Twenty patients with biopsy-proven osteogenic (11 cases) or Ewing's (nine cases) sarcoma were evaluated by MR imaging on a 0.15-T resistive unit to determine the value of MR in the diagnosis and treatment of these two neoplasms and to develop the best protocol for MR imaging. In all 20 cases, MR identified humor spread into bone marrow, and it was superior to CT in five cases. Extension of tumor into the soft tissues adjacent to bone was shown better by MR than CT in six cases. Improved anatomic information from MR is the result of the ability to image in the axial, coronal, and sagittal planes. Compared with CT, MR identifies cortical disease but has inferior spatial resolution and defines calcium poorly. MR can be used to monitor tumor response to chemotherapy, and the relationship of tumor to adjacent vasculature can be determined without the use of contrast agents. Two pulse sequences are necessary for maximum display of disease, since, in general, tumor involvement of the bone marrow is best assessed on T1-weighted sequences, and tumor involvement of the soft tissue is best seen on T2-weighted sequences. Additional information about bone-marrow involvement, soft-tissue tumor extent, and the relationship of tumor to blood vessels makes MR a valuable adjunct to CT in the evaluation of these neoplasms.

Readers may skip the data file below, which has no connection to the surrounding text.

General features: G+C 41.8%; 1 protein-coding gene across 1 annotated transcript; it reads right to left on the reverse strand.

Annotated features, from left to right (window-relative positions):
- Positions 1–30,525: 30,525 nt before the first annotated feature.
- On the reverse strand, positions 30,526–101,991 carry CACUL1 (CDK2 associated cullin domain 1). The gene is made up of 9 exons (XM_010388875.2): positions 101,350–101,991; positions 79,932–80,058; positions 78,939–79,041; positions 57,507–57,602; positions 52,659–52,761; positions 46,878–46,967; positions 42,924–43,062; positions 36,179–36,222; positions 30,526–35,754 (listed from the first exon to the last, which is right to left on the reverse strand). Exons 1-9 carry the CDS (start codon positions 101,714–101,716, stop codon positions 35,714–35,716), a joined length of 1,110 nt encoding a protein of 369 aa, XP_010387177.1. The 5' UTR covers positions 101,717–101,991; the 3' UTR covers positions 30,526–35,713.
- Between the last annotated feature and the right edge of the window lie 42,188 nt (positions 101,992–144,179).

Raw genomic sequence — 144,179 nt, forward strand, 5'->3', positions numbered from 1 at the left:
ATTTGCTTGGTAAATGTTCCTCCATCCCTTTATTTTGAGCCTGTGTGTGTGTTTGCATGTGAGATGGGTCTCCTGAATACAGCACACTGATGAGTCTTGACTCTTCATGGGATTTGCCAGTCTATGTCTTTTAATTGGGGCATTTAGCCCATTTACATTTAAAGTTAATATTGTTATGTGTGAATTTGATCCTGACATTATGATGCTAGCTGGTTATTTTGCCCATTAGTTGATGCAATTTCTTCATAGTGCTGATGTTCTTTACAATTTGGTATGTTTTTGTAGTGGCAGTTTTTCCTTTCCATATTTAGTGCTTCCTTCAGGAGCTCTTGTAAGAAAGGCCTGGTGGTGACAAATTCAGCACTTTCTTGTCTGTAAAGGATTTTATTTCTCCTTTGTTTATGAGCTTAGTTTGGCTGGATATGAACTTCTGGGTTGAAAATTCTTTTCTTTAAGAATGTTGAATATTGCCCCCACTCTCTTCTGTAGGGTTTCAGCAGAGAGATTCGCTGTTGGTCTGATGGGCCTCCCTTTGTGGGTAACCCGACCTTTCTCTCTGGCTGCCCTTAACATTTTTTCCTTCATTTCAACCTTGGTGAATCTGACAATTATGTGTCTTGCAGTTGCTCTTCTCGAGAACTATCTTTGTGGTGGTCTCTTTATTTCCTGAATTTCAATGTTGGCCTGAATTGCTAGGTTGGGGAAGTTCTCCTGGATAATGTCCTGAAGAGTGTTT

ASJC Scopus subject areas
- Radiology Nuclear Medicine and imaging